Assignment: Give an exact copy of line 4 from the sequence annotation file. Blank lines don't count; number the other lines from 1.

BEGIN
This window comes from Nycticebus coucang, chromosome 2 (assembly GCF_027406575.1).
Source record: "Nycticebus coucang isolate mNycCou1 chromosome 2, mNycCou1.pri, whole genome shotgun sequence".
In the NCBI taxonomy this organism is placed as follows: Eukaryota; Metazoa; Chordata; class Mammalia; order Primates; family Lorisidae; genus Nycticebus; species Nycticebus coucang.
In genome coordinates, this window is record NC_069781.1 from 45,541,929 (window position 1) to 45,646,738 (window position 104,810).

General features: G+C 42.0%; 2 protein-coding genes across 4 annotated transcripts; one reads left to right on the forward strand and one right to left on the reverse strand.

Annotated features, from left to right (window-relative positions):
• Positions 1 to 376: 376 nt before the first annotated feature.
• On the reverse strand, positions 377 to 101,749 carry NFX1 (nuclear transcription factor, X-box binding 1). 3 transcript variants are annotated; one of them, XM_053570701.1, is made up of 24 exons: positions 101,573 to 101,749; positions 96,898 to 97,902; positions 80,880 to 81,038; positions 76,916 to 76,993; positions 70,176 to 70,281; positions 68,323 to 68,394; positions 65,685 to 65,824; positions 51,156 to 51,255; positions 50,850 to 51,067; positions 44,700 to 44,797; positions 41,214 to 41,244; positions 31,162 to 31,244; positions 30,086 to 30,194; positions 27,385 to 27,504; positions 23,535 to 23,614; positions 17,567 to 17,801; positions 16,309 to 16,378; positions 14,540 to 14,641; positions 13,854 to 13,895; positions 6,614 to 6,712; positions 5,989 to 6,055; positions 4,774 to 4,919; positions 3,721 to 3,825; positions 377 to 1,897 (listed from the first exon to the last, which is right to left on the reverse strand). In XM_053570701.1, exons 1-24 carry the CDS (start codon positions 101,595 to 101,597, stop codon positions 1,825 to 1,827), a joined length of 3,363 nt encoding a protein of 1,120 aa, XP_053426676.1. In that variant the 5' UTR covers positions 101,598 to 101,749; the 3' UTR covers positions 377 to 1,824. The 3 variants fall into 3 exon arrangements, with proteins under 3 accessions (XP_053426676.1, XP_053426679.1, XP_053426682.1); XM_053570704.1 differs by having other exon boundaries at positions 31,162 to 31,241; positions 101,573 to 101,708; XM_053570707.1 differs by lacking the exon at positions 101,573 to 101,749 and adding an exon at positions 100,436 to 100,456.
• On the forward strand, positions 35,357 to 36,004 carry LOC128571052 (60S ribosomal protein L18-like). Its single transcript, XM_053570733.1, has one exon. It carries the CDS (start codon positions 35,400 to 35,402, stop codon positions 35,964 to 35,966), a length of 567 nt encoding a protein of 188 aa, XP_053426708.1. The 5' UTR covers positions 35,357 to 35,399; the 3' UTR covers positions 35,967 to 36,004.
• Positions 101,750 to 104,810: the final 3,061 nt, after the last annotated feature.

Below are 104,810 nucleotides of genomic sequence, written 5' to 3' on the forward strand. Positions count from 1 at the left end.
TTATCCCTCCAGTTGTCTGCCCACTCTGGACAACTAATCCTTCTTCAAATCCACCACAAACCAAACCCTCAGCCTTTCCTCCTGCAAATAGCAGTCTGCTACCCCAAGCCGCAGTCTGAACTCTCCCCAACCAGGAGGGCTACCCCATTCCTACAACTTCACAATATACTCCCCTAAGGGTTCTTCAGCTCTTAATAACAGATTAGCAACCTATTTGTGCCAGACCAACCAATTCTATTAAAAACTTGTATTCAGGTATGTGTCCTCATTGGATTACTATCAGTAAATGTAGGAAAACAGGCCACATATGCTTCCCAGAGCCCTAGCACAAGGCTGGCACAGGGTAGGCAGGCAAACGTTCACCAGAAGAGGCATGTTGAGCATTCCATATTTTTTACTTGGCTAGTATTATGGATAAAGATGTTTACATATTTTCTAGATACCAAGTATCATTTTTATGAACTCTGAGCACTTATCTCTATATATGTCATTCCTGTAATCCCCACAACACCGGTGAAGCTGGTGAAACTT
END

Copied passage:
In genome coordinates, this window is record NC_069781.1 from 45,541,929 (window position 1) to 45,646,738 (window position 104,810).